Are There Any Risks to Getting a Settlement Advance?
If you’re currently waiting to receive a settlement, or if you’re in the middle of a complex lawsuit, you may have trouble making ends meet. You could be out of work, with no viable stream of income, but an increasing stack of bills that won’t go away.
If you’re in this position, one of your best options is getting a settlement advance. But how does this work, exactly, and are there any risks associated with this financial option?
How a Settlement Advance Works
For a person to qualify for a settlement advance, they typically need to be in a position where they stand to receive a lawsuit settlement. If you’re involved in a lawsuit where the odds aren’t in your favor, or if you’re not taking legal action at all, you probably won’t qualify.
You’ll submit an application to a qualified settlement advance provider. If the application review is successful, you’ll be immediately given a fixed amount of funding via standard check, digital check, or even direct deposit. You can then use this money to pay your bills, cover your medical expenses, and accomplish other things – basically, you can use this money as a placeholder for your settlement money before it comes due.
If you happen to lose the case, most settlement advance providers will waive the debt; you won’t owe anything unless you do receive a settlement. Once you do receive the settlement, you’ll be obligated to pay the loan back – plus a fee (or interest), which varies by provider.
The Common Objections to Settlement Advances
People considering a settlement advance are often skeptical of the deal for one or more of the following reasons, but most of them aren’t totally reasonable, given the nature of these loans:
- I don’t know if I’m going to get a settlement. Some people are reluctant to pursue a settlement advance because they’re not sure their case is going to end in victory. They don’t want to get a loan for $5,000, lose the case, then be stuck paying that $5,000 back. However, most settlement advance loans only need to be paid back if you actually win a settlement; if you lose the case, you won’t owe anything.
- I don’t want high interest rates to keep me in debt. As with any loan, you’ll typically have to pay interest on your settlement advance. If you’re financially savvy, you know that compound interest can keep you in a vicious cycle of ongoing debt growth; if you don’t pay down the principal of your debt, your debt can quickly spiral out of control – especially if you’re paying high interest rates. However, with Capital Now Funding, our settlement advances never charge interest –you will only owe a fixed fee, meaning compound interest never enters the equation.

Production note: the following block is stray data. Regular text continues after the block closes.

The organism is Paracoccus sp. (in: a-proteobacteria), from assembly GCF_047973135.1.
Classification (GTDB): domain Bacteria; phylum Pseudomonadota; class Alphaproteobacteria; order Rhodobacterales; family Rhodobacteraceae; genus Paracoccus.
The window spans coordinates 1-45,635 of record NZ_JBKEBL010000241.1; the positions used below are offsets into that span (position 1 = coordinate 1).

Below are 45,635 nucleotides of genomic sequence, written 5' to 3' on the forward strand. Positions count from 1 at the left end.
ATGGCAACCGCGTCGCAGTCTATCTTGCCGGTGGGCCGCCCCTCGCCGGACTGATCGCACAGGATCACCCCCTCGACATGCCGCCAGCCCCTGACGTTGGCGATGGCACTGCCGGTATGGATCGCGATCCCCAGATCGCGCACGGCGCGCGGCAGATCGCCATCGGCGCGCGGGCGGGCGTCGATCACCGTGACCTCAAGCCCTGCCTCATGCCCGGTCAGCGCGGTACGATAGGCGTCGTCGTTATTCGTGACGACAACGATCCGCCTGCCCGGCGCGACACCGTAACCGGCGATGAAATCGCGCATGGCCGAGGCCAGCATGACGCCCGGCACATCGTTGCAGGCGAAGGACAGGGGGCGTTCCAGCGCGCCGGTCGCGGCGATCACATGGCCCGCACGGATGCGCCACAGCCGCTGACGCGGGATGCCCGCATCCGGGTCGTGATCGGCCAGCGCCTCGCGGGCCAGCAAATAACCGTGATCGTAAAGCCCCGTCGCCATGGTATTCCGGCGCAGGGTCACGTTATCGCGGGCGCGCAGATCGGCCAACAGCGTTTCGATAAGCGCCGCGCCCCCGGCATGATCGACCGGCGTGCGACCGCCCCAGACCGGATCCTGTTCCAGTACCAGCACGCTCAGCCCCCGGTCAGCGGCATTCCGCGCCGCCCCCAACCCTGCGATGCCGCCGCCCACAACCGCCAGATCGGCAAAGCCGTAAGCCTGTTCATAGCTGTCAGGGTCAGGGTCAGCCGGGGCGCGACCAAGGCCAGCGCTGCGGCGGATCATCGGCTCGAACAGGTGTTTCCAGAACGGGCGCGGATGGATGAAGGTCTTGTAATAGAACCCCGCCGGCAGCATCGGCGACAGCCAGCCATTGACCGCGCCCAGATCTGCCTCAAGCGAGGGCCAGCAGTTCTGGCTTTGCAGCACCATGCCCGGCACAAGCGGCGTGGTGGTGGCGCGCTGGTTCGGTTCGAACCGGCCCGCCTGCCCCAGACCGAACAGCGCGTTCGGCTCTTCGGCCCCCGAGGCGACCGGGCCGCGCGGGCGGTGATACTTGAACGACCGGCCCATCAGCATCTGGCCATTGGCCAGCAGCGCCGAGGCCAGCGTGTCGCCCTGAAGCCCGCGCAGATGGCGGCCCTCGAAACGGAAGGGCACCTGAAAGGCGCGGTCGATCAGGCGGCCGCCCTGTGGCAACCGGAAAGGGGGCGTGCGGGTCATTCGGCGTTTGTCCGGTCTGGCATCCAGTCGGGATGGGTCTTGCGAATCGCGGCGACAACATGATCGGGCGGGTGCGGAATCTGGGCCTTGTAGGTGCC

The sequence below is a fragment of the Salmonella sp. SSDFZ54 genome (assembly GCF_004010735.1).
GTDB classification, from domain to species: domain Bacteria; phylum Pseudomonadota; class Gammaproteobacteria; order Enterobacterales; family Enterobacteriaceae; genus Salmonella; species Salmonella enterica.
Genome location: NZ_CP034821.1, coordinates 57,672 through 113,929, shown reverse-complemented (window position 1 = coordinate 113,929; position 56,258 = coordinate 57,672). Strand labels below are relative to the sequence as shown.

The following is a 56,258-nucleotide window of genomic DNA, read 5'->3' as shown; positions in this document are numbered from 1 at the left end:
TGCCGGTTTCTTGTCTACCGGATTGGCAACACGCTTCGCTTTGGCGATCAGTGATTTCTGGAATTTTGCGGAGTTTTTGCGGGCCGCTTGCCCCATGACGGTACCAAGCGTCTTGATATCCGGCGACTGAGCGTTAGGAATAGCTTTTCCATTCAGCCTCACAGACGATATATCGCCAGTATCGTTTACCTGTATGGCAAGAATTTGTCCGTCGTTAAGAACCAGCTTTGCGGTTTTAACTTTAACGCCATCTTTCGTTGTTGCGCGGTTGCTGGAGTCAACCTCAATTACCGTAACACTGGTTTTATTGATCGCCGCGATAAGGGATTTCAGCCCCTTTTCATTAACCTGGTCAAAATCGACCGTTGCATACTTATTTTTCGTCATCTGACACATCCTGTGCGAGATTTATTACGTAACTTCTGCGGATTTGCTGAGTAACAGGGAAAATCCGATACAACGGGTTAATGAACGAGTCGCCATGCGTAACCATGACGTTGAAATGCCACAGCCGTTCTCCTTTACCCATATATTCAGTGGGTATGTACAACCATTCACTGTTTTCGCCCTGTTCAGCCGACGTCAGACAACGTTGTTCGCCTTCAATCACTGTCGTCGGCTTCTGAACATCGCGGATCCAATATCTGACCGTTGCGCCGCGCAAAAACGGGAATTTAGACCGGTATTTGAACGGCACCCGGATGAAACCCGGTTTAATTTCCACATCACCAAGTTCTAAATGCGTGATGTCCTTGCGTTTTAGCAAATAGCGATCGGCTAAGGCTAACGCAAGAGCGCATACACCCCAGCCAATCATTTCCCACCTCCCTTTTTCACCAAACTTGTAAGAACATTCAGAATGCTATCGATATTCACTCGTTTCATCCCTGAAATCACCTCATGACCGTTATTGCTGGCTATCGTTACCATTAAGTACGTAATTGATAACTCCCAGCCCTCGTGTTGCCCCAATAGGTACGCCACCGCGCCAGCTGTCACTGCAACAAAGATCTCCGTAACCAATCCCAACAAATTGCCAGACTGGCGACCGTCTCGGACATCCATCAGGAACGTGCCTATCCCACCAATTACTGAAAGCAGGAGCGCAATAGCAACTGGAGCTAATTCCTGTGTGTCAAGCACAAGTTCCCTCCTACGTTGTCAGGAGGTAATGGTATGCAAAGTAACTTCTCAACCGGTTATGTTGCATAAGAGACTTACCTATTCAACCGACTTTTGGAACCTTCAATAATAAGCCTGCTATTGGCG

- I’m not financially desperate. Some people seek a settlement advance because they’re financially desperate – they have no income, their mortgage is past due, and the bills are stacking up. If you’re not in a desperate position, you may be reluctant to take the advance. However, even if you’re somewhat in financial control, a settlement advance can give you peace of mind and help you remain in a good financial position throughout the duration of your case.
Are There Any Risks to Getting a Settlement Advance?
That said, there are some downsides and risks to settlement advances that you’ll need to consider before jumping in.
- Your case may not qualify. There’s a chance that your case won’t qualify. Settlement advance providers tend to favor cases with a high likelihood of receiving a sizable settlement. If your chances don’t look good, or if you don’t meet certain criteria, you may not have the option of getting a settlement advance. Of course, this isn’t a risk inherent to the advance itself – it’s just a barrier to entry that prevents some people from getting access to it.
- Your loan can be expensive. Depending on where you get the settlement advance, your loan can be expensive. Some predatory lenders attempt to lend money at exorbitantly high interest rates, taking advantage of people when they need money the most – much like payday loans. However, not all settlement advance providers are like this. In fact, Capital Now Funding doesn’t even charge you interest at all; instead, they offer a flat, fixed fee that will never change throughout the lifespan of your loan. While loans can be expensive, this isn’t a risk faced by every settlement advance seeker.
- Lawsuit lending isn’t strictly regulated. You should also know that settlement advances aren’t something significantly regulated by the federal or local governments. There aren’t many laws in place to dictate what financial institutions can and can’t do when it comes to settlement advances. Accordingly, you have minimal protections as a consumer.
- Not all lenders are reputable. Unfortunately, not all settlement advance providers are reputable. Some may intentionally mislead you, tricking you into taking a settlement advance for a high interest rate and problematic terms without sufficiently informing you about what you’re signing up for. If you choose to get a settlement advance, make sure you work with a transparent business with good reviews and a reasonable agreement.
Should You Get a Settlement Advance?
Settlement advances aren’t perfect financial solutions. They’re not a free gift of money, nor are they available to all people in all cases. However, they can be a powerful and reasonable financial tool for people struggling to make ends meet while waiting for a settlement. If you work with a settlement advance provider that’s trustworthy, for a fee that’s reasonable, you’ll face minimal financial risk – and potentially get access to thousands of dollars that can help you stay afloat throughout the duration of your case.